Better empowering constituants and promoting diversity, equity, and inclusion
Using data and insight to promote equity in the social sector
This characteristic is about the perspectives provided by monitoring, evaluation and learning—reframing who gets to define what is needed, what constitutes success, and what impact interventions are having. Who benefits from and controls what data is collected and how it is used? Explore more in this section of the Re-imagining Measurement toolkit.
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Better empowering constituents and promoting diversity, equity, and inclusion
If More Effectively Putting Decision-making at the Center is about the “why,” then Better empowering constituents and promoting diversity, equity, and inclusion is about the “who.” It is about reframing who gets to define what is needed, what constitutes success, and what impact we are having. It is also about data as an asset, and who gets to benefit from and control that asset. If we view constituents as active participants rather than passive recipients in any intervention, their ability to provide input and obtain access to data is inherently vital and valuable.
This characteristic brings together two important strands that are interconnected but not identical: a focus on constituent voice and an emphasis on diversity, equity, and inclusion. We bring these two strands together in the context of monitoring, evaluation, and learning because they support and reinforce each other. Enabling constituents to define what matters and what works is an important path to inclusion and equity. Using an equity lens in the creation of data and knowledge opens up possibilities for engaging and empowering all constituents.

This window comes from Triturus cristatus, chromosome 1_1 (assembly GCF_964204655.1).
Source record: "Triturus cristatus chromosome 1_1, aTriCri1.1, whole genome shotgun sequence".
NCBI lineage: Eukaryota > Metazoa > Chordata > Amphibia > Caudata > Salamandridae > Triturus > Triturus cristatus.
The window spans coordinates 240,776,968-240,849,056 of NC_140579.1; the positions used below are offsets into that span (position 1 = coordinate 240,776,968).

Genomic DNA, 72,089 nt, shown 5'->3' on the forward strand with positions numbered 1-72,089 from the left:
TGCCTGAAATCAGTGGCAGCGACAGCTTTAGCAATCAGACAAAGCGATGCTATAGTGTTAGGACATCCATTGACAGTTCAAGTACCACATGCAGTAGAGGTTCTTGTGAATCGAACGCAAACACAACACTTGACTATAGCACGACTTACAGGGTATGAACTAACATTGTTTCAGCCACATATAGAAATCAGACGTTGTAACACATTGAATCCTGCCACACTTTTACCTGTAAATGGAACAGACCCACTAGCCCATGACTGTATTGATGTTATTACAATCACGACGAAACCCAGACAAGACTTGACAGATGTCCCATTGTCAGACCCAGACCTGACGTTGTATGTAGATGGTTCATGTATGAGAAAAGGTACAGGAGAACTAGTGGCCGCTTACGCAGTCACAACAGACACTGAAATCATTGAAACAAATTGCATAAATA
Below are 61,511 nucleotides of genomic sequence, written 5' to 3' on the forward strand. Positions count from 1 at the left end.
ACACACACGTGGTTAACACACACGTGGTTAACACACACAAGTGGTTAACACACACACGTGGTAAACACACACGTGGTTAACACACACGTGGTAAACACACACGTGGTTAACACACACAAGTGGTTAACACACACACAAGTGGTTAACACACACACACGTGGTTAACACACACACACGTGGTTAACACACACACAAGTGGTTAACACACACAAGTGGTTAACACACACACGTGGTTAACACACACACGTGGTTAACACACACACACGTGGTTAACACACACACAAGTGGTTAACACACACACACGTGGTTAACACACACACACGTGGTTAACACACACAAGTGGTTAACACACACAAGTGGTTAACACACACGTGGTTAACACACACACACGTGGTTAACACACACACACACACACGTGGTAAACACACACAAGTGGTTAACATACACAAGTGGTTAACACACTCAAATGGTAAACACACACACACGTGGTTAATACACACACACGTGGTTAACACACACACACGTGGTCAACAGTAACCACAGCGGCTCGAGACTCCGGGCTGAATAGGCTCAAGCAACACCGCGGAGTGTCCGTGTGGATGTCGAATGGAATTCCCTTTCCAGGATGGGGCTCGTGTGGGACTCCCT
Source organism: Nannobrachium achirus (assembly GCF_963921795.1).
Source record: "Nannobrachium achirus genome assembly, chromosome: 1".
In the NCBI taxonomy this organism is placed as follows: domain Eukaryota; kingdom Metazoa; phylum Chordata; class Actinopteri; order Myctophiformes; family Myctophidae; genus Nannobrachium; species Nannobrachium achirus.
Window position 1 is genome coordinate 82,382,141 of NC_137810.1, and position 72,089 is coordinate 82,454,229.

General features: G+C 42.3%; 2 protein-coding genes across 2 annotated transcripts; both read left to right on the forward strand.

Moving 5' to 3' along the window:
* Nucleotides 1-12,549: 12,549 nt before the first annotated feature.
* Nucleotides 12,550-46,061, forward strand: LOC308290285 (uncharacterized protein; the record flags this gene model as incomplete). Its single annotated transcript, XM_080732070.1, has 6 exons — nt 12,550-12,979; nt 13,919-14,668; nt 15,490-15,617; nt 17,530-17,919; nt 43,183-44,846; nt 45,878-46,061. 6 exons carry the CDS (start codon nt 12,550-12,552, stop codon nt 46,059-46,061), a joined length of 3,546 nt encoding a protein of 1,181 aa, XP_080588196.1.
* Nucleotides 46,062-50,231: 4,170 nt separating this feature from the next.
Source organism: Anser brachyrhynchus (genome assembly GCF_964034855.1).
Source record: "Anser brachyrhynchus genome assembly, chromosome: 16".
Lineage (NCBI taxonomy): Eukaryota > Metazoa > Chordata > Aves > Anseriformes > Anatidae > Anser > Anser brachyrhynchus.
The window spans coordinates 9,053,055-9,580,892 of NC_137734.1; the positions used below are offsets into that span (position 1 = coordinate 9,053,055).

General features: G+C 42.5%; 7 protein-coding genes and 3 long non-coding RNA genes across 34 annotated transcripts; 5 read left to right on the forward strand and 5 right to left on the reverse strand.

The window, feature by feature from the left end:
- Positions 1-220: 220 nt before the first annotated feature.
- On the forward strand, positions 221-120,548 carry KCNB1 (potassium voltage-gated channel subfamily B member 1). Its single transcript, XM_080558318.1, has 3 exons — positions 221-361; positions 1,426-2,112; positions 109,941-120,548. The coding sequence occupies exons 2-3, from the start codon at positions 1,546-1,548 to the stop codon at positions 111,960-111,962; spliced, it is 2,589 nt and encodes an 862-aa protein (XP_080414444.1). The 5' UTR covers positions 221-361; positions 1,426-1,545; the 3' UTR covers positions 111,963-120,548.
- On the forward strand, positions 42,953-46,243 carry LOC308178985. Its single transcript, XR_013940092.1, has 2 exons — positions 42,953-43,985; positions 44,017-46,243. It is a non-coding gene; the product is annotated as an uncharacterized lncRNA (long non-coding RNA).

A better future for empowering constituents and promoting diversity, equity, and inclusion is one where:
Equity is consistently considered in and supported by MEL efforts
An equity lens is used for the process of monitoring, evaluation, and learning, including the determination of what information is relevant and important. To support this goal, the evaluation field includes a substantial proportion of professionals drawn from the communities being served, and there are significant improvements in the cultural competence of evaluators. Further, MEL is used to promote equity, with equity articulated as an explicit goal. Organizations use asset framing and measure equity indicators to assess progress.
Constituent feedback is an essential practice
Nonprofits, with the financial support of funders, are expected to collect constituent feedback in a way that is systematic, comparable to other organizations, integrated into strategic decision-making, and useful to their constituents. There are more frequent, field-wide efforts to demonstrate and document the benefits of soliciting constituent voice, as well as the tangible drawbacks of excluding it.
Constituents are empowered to make their own choices
Communities have the power to influence the strategy and programming of the foundations and nonprofits with which they work. Foundations and nonprofits invest in communities, develop local capacity, and share information with constituents in a way that is useful for them. Monitoring, evaluation, and learning are used to foster a marketplace of choices driven by constituents’ preferences.
Data rights are secured
Foundations and nonprofits consistently acquire information in ethical ways and safeguard the data rights of constituents. To that end, digital data is collected with consent and stored securely. Data “rights language” that acknowledges the obligation to protect constituent data is widely adopted.
To learn more about better empowering constituents and promoting diversity, equity, and inclusion, including bright spots, opportunities, and calls to action, explore the PDF.